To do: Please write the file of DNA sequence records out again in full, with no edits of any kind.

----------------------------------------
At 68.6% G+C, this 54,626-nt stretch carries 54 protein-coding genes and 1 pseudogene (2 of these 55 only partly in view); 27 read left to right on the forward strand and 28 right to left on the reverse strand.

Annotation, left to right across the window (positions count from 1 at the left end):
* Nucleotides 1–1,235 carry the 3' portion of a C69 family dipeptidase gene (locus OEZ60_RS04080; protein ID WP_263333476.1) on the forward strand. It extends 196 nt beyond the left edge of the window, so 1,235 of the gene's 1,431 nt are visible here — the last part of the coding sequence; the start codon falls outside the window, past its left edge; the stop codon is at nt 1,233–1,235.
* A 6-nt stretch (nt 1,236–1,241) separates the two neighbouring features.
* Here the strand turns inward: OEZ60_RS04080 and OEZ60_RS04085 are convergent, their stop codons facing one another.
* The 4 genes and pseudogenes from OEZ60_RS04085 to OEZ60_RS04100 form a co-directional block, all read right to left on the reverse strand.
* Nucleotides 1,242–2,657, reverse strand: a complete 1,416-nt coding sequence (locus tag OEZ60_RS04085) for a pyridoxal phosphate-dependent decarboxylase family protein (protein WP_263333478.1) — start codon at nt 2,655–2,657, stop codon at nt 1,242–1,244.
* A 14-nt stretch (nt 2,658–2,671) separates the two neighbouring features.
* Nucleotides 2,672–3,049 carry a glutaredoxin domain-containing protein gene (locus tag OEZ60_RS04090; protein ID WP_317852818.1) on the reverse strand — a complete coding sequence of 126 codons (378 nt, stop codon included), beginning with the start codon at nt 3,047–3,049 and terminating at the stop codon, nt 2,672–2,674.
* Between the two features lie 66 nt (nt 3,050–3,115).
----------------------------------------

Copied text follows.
At 68.6% G+C, this 54,626-nt stretch carries 54 protein-coding genes and 1 pseudogene (2 of these 55 only partly in view); 27 read left to right on the forward strand and 28 right to left on the reverse strand.

Annotation, left to right across the window (positions count from 1 at the left end):
* Nucleotides 1–1,235 carry the 3' portion of a C69 family dipeptidase gene (locus OEZ60_RS04080; protein ID WP_263333476.1) on the forward strand. It extends 196 nt beyond the left edge of the window, so 1,235 of the gene's 1,431 nt are visible here — the last part of the coding sequence; the start codon falls outside the window, past its left edge; the stop codon is at nt 1,233–1,235.
* A 6-nt stretch (nt 1,236–1,241) separates the two neighbouring features.
* Here the strand turns inward: OEZ60_RS04080 and OEZ60_RS04085 are convergent, their stop codons facing one another.
* The 4 genes and pseudogenes from OEZ60_RS04085 to OEZ60_RS04100 form a co-directional block, all read right to left on the reverse strand.
* Nucleotides 1,242–2,657, reverse strand: a complete 1,416-nt coding sequence (locus tag OEZ60_RS04085) for a pyridoxal phosphate-dependent decarboxylase family protein (protein WP_263333478.1) — start codon at nt 2,655–2,657, stop codon at nt 1,242–1,244.
* A 14-nt stretch (nt 2,658–2,671) separates the two neighbouring features.
* Nucleotides 2,672–3,049 carry a glutaredoxin domain-containing protein gene (locus tag OEZ60_RS04090; protein ID WP_317852818.1) on the reverse strand — a complete coding sequence of 126 codons (378 nt, stop codon included), beginning with the start codon at nt 3,047–3,049 and terminating at the stop codon, nt 2,672–2,674.
* Between the two features lie 66 nt (nt 3,050–3,115).